RCAS: What character in The Last Line of Goat Song is the most/least like you, and in what ways?

JD: William is the most like me. Obviously, because of our stutter, but also our reclusive inquisitiveness. Who’s least like me? Probably Anna. She’s a go-getter, a bit of a game player. She holds grudges. I love Anna as a character, but we’re not built the same!

RCAS: What is your favorite part in The Last Line of Goat Song?

Monday, November 6, 2017

Interview with Tim Majka, author of Prey

Now available on Amazon and Smashwords from Devildog Press is science fiction horror novel Prey by Tim Majka.

The Other Side Has Broken Through

Following the mysterious death of his parents, Detective Eric Archer goes home to the idyllic Western New York town of Chadwick Bay. There, he joins old colleagues and makes new acquaintances in Jessica Benitez, Eliseo Gomez, and the enigmatic Dr. William Dirk.

They uncover decades-old family secrets that shakes the foundation of their reality.

Alliances are formed, friends become foes.

An ancient entity’s plan to enslave the people of Earth is about to be unleashed. With the fate of humanity at risk, Eric Archer and his friends must race to unravel the mystery of how to defeat a God-king.

The author has taken a few minutes out of his schedule for a Q&A about his novel.

When did you become interested in storytelling?

My seventh grade English Language Arts teacher, Mrs. Lynn Clarke got me hooked on storytelling. We had a unit of study in creative writing during which I wrote an episode of STAR TREK (the original series), she gave me an A on it and many positive accolades about pacing and characterization. I didn’t write much creatively for many more years, but as a history teacher I need to be able to tell a story to hook the students, as veteran teacher once said to me, “You have to perform five shows daily and you need to have as much energy in the last as you do in the first.”

What was your first book/story published?

Prey from Devil Dog Press in June of 2017 was my first published work.

What inspired you to write Prey?

I was having a conversation online with an old high school friend, who happened to be writing some horror short stories. I had recently hung up my whistle after 13 years of coaching high school football and didn’t know what to do with myself (it is all consuming if you want to do it the right way). I had always wanted to write, as we talked I got more excited at the prospect of putting pen to paper (or fingers to keys, as it were). Searching through my desk, I found an CD-ROM with no label, I popped it in my desktop tower and it contained one Microsoft Word document titled PREY. It was three lines of a story I had started to write back at the beginning of my teaching career, how and why that disc was in the drawer at that time, I have no idea. I started writing from there.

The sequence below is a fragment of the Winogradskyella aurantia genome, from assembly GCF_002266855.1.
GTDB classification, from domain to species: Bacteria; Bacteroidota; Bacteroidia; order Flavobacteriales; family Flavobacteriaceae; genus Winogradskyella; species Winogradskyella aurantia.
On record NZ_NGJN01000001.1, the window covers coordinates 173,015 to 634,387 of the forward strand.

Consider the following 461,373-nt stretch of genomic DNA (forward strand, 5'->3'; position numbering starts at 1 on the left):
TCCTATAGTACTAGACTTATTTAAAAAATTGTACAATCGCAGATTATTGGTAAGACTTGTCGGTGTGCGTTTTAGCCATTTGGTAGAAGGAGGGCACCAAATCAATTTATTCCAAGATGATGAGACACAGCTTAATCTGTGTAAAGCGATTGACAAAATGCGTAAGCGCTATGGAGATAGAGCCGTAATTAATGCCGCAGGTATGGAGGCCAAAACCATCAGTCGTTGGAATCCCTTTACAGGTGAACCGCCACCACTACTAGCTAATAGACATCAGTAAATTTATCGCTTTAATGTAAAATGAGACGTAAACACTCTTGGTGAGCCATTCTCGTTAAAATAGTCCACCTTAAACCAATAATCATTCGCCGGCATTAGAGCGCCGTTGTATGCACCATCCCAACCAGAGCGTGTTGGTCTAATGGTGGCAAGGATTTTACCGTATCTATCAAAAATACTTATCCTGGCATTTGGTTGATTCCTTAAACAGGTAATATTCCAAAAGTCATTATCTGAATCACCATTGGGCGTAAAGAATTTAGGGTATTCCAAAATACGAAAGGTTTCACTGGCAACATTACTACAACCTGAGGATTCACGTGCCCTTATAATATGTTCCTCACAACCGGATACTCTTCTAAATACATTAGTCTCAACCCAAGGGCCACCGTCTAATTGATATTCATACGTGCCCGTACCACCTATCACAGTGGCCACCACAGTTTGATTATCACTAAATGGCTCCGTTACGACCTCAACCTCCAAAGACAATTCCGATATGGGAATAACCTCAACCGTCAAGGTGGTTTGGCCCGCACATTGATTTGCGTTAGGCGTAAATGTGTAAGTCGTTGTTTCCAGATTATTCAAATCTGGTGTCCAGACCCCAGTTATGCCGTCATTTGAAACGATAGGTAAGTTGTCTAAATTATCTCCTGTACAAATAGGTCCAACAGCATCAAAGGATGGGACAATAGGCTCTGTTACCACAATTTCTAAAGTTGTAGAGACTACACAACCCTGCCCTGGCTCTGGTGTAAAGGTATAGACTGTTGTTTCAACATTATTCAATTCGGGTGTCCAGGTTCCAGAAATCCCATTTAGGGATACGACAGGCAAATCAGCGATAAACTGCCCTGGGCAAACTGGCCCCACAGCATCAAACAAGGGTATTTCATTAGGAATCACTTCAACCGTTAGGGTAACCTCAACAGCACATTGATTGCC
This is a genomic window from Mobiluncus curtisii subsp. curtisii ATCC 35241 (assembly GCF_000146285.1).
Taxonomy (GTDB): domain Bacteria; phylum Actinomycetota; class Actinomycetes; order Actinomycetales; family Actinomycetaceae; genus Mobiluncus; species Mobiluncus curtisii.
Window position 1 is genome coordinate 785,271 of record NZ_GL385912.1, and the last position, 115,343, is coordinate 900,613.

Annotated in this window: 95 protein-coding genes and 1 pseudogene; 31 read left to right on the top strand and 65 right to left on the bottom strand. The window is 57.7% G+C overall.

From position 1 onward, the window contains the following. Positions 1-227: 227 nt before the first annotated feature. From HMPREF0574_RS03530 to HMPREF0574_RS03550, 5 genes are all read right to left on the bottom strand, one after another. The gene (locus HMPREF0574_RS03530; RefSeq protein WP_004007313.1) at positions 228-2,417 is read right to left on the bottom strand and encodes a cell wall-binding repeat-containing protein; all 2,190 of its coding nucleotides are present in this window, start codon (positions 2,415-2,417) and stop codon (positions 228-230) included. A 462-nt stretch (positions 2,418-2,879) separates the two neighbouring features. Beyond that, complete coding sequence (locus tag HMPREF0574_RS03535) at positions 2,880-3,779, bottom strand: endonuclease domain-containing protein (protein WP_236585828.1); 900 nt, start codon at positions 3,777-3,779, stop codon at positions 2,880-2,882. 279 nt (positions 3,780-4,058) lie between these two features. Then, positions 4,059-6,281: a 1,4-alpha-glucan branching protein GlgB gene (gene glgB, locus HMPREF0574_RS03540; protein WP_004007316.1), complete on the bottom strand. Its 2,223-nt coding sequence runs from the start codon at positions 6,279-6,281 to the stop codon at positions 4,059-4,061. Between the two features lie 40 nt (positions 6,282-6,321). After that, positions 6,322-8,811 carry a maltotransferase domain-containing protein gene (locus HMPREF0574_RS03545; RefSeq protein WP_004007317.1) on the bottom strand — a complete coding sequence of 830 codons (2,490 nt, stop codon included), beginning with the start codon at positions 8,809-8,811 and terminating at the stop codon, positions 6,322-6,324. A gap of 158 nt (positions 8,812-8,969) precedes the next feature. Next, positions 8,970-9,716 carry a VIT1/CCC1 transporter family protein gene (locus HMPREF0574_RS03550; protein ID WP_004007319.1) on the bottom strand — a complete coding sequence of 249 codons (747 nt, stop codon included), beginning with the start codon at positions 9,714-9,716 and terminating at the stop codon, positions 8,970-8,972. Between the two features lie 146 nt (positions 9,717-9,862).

What character in Prey is the most/least like you, and in what ways?

The main character of Prey, Eric Archer, loves his family and always wants to do right by them. He is intelligent, tough, sarcastic, and funny, but when there is work to be done, it’ll get done. In many respects he’s the most like me.😀

I am least like Sheriff Pontillo, that bastard. 😀

What is your favorite part in Prey?

Friday, September 29, 2017

Interview with LaVerne Thompson

Being released on October 17th is the science fiction romance antholoy Other Worlds, featuring stories by Allyson Lindt, Award-Winning author A.D. Trosper, Cheri Schmidt with Tristan Hunt, Akaria Gale with Award-Winning author R. A. Steffan, Jennifer Rose McMahon, Award-Winning author Amy L Gale, Shawnee Small with K. R. Fajardo, Award-Winning author Lea Kirk, Mychal Daniels with Laura Hysell, Shawna Romkey with Elizabeth Ryder, E.A. Weston, Award-Winning author Lindsay Avalon, LaVerne Thompson with Starla Night, and Jayne Fury with Isadora Brow.

Author LaVerne Thompson has taken a few minutes to answer a short Q&A.

When did you become interested in storytelling? 

I’ve been creating stories from my imagination for as long as I can remember. As a child, I’d make up a story about the sky.

What was your first book/story published? What inspired you to write Zeus- Lost Gods
Promises was the first book I ever published. I’d begun writing it in a creative writing class in college and a million years later finished it and it was my first book published. It’s a story loosely based on my cousin who married someone she’d known all her life. 

What character in Zeus- Lost Gods is the most/least like you, and in what ways? 

Dragon’s Heart Story of the Brethren, Maya only in that I would have totally embraced the idea of being a dragon shifter. Lol I do after all wear a tattoo of a dragon on my back. 'Can you hear my dragon roar?' 

What is your favorite part in Zeus- Lost Gods? 

Zeus-Lost Gods. ***spoiler***When Kassia dies and Ze has to remember who he once was to save her.   

What was the hardest part to write?